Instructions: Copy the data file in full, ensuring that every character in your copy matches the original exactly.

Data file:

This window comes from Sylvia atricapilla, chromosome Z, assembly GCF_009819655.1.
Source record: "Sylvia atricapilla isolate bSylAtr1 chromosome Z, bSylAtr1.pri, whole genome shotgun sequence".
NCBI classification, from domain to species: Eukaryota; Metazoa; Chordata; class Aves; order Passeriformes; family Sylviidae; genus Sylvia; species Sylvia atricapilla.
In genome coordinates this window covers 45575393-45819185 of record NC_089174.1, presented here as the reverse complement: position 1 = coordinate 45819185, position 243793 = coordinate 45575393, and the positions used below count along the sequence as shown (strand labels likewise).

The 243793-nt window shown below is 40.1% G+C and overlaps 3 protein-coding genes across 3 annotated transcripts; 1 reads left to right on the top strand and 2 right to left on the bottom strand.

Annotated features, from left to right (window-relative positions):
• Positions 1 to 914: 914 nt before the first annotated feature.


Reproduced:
This window comes from Sylvia atricapilla, chromosome Z, assembly GCF_009819655.1.
Source record: "Sylvia atricapilla isolate bSylAtr1 chromosome Z, bSylAtr1.pri, whole genome shotgun sequence".
NCBI classification, from domain to species: Eukaryota; Metazoa; Chordata; class Aves; order Passeriformes; family Sylviidae; genus Sylvia; species Sylvia atricapilla.
In genome coordinates this window covers 45575393-45819185 of record NC_089174.1, presented here as the reverse complement: position 1 = coordinate 45819185, position 243793 = coordinate 45575393, and the positions used below count along the sequence as shown (strand labels likewise).

The 243793-nt window shown below is 40.1% G+C and overlaps 3 protein-coding genes across 3 annotated transcripts; 1 reads left to right on the top strand and 2 right to left on the bottom strand.

Annotated features, from left to right (window-relative positions):
• Positions 1 to 914: 914 nt before the first annotated feature.